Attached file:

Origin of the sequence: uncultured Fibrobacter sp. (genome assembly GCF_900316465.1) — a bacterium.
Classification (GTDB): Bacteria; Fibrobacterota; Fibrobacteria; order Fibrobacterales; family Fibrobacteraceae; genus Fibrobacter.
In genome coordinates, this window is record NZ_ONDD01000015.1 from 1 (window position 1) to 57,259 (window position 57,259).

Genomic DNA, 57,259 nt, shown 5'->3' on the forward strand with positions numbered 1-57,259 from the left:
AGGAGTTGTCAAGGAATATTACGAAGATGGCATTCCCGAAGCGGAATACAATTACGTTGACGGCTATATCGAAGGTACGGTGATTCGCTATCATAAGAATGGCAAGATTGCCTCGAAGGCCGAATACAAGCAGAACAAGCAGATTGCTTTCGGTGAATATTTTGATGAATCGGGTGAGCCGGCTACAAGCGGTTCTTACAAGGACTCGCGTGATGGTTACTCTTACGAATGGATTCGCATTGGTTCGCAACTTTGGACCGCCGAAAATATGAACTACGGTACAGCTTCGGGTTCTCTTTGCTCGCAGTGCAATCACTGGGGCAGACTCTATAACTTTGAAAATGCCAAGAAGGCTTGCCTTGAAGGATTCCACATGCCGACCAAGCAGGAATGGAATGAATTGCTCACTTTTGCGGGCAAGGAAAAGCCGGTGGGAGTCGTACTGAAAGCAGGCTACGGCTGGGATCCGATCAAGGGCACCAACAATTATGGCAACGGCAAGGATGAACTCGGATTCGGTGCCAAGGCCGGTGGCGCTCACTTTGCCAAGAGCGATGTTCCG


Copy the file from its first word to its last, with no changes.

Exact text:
Origin of the sequence: uncultured Fibrobacter sp. (genome assembly GCF_900316465.1) — a bacterium.
Classification (GTDB): Bacteria; Fibrobacterota; Fibrobacteria; order Fibrobacterales; family Fibrobacteraceae; genus Fibrobacter.
In genome coordinates, this window is record NZ_ONDD01000015.1 from 1 (window position 1) to 57,259 (window position 57,259).

Genomic DNA, 57,259 nt, shown 5'->3' on the forward strand with positions numbered 1-57,259 from the left:
AGGAGTTGTCAAGGAATATTACGAAGATGGCATTCCCGAAGCGGAATACAATTACGTTGACGGCTATATCGAAGGTACGGTGATTCGCTATCATAAGAATGGCAAGATTGCCTCGAAGGCCGAATACAAGCAGAACAAGCAGATTGCTTTCGGTGAATATTTTGATGAATCGGGTGAGCCGGCTACAAGCGGTTCTTACAAGGACTCGCGTGATGGTTACTCTTACGAATGGATTCGCATTGGTTCGCAACTTTGGACCGCCGAAAATATGAACTACGGTACAGCTTCGGGTTCTCTTTGCTCGCAGTGCAATCACTGGGGCAGACTCTATAACTTTGAAAATGCCAAGAAGGCTTGCCTTGAAGGATTCCACATGCCGACCAAGCAGGAATGGAATGAATTGCTCACTTTTGCGGGCAAGGAAAAGCCGGTGGGAGTCGTACTGAAAGCAGGCTACGGCTGGGATCCGATCAAGGGCACCAACAATTATGGCAACGGCAAGGATGAACTCGGATTCGGTGCCAAGGCCGGTGGCGCTCACTTTGCCAAGAGCGATGTTCCG